It was great, but now we both know it’s not going to work out between us.
Remember the times when I used to laugh at iPhone users. These were the days of the iPhone 3, when people caressed and fondled their phones in suggestive ways only seen in particular cinema screens. These were the times of the Blackberry (RIP) and Nokia (almost RIP).
But then, the Samsung Galaxy (v1.0) came along and I switched to the large OLED screen, with Android. Great experience. Many apps would not work or crash unexpectedly but, what the hell. It was open, it was large, it was new.
And one day, the iPad showed up. And I entered the Apple vortex. The iPhone4 was my first. And then the 5, and the 5S, and the 6, and the 6S and… then I stopped. For 4 straight years I saw no reason to change. Sure, the screen was a bit better, the phone a tad faster, but it was not like I depended on time the way Lewis Hamilton earns his living.
iPhone 6S was the last reasonable Apple Phone
And then the iPhone 10 made its entrance. A game changer. And the beginning of my rejection to Apple products.
It was 2011 when I switch to a Macbook Pro. And although expensive, I confirmed my wise choice over Windows when the laptop turned 3 years old without any significant loss of performance. Whereas my Samsung Ultrabook had taken a mere 12 months to crawl from 35 seconds start-up to well over 3 minutes, my Mac was still under a minute.
But the iPhone 10 changed everything. This was a phone with a price tag of 999$. My 2015 Macbook Air was the same price!
And in 2018 the iPhone XS showed up with a 1,199$ last name. And that just did not make any sense. How can it be that the phone is more expensive than the laptop? Does it come with jewels? No. Is the production so limited that manufacturing costs are very high? Nope, not at all. Is there anything absolutely unique that the phone can do and the laptop can’t? Er… yes, you can, like… call people.
In no way am I EVER going to spend more money on a phone than I would on a laptop, from the SAME company. It’s a matter of principle. Eleven inch laptop vs. 5.7in phone. 128Gb Hard Drive vs. 64Gb memory. Work tool vs. Leisure garment. It just does not make sense.
Further, you do need a computer to enhance the phone operation. Have we lost our marbles?
No sir, no more, not ever, good bye!
Thus, I switched. To Huawei, which makes fantastic phones in the 300$ range. And to Linux, which runs on everything and which interfaces with the phone without the need of the slavery imposed by the iTunes universe.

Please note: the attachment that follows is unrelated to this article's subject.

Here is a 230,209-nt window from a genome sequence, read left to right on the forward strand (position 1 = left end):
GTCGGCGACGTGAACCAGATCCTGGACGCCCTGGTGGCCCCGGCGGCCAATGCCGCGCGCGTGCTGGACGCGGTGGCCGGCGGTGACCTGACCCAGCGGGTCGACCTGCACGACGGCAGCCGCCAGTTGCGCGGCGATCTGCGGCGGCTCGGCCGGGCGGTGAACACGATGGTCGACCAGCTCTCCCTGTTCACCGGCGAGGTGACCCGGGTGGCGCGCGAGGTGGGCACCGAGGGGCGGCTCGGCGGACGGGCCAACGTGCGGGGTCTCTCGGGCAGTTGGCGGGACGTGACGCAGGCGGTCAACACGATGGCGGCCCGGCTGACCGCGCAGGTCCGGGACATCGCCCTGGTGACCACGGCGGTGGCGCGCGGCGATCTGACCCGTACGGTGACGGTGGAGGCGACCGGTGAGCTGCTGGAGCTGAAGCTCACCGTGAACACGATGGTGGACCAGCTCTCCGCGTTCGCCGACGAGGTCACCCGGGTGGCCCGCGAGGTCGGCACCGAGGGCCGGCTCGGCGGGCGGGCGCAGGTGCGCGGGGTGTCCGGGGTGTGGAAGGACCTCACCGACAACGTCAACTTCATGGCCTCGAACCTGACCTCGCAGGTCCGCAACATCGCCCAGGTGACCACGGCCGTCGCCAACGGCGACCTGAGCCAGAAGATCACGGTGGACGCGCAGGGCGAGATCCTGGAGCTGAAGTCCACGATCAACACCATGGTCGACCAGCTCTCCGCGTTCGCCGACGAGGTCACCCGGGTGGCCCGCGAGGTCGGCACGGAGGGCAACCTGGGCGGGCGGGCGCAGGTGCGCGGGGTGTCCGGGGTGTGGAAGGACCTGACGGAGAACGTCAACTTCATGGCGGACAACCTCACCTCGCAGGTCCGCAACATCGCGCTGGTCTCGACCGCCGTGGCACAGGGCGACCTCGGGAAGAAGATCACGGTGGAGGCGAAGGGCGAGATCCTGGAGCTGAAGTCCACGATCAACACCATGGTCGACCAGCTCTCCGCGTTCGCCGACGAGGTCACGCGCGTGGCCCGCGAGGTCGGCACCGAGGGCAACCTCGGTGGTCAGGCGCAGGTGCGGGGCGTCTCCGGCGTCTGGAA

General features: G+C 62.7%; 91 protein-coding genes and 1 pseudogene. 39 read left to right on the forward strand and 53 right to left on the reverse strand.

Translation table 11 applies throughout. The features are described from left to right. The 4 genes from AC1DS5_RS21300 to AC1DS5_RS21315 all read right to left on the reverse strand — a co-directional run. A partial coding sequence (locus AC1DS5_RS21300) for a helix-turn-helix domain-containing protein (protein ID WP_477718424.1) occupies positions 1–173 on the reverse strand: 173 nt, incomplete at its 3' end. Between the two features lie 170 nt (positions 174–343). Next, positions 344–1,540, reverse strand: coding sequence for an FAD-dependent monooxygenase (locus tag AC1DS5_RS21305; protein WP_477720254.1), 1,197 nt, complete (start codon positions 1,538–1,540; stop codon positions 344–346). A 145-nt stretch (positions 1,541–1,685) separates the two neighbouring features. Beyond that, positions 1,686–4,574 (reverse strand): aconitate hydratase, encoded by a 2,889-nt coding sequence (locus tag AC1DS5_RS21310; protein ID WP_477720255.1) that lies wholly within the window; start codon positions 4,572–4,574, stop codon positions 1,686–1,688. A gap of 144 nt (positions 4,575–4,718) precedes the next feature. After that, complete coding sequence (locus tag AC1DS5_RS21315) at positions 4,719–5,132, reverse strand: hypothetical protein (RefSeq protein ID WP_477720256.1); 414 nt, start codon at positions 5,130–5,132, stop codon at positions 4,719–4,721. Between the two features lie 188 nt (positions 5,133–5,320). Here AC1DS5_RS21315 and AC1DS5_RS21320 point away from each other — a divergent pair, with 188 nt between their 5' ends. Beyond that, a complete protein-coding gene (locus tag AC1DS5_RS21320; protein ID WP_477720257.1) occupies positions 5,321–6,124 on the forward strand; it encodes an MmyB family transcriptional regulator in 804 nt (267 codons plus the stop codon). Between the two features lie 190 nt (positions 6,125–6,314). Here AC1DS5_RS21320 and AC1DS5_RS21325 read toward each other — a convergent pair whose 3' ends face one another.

And, by the way, a Linux OS today is nigh as easy to use as a Mac or a Win, power consumption is optimized, so the battery runs longer, it starts in seconds, it switches off just as fast and it does not share information with any massive corporation.
What’s the drawback? Yes, you may not be able to play some games. Big deal, and you may have to check on some internet forum on how to configure this or that.
Now, a thought for all those confused evangelists out there
Many of you are convinced that Apple is just the best, they can do no wrong and that’s why they are the biggest company with the most money in the world. And by purchasing their product you are, like, a part of this select group.
End of the day, not everyone has Apple. It’s exclusive, for creatives, for out-of-the-box thinkers, for successful individualistic outliers… right?
Well, the phone market is dominated by Samsung, Huawei and Apple. And the latter holds 23% of the market share. Now, let me tell you how exclusive that is:
- McDonalds holds 16% of the fast food market. Forget the entire restaurant market, just the fast food. Eating McDonalds is 7% more exclusive than owning an iPhone
- Toyota, the largest car manufacturer in the world, accounts for only 12% of all the cars sold. That is 11% more exclusive than the iPhone
- Being Chinese is 9% more exclusive
- Contracting the flu is 14% more exclusive
- Riding an elevator every day is 22% more exclusive
- Having a Twitter account is 22.5% more exclusive
So… yeah, good luck with your line of thinking…
Microsoft, I bid you farewell in 2011. Apple, I say bye to you in 2019. There is a reason why 99% of the internet is run on Linux. And your silly proprietary practices have quite a bit to do with it.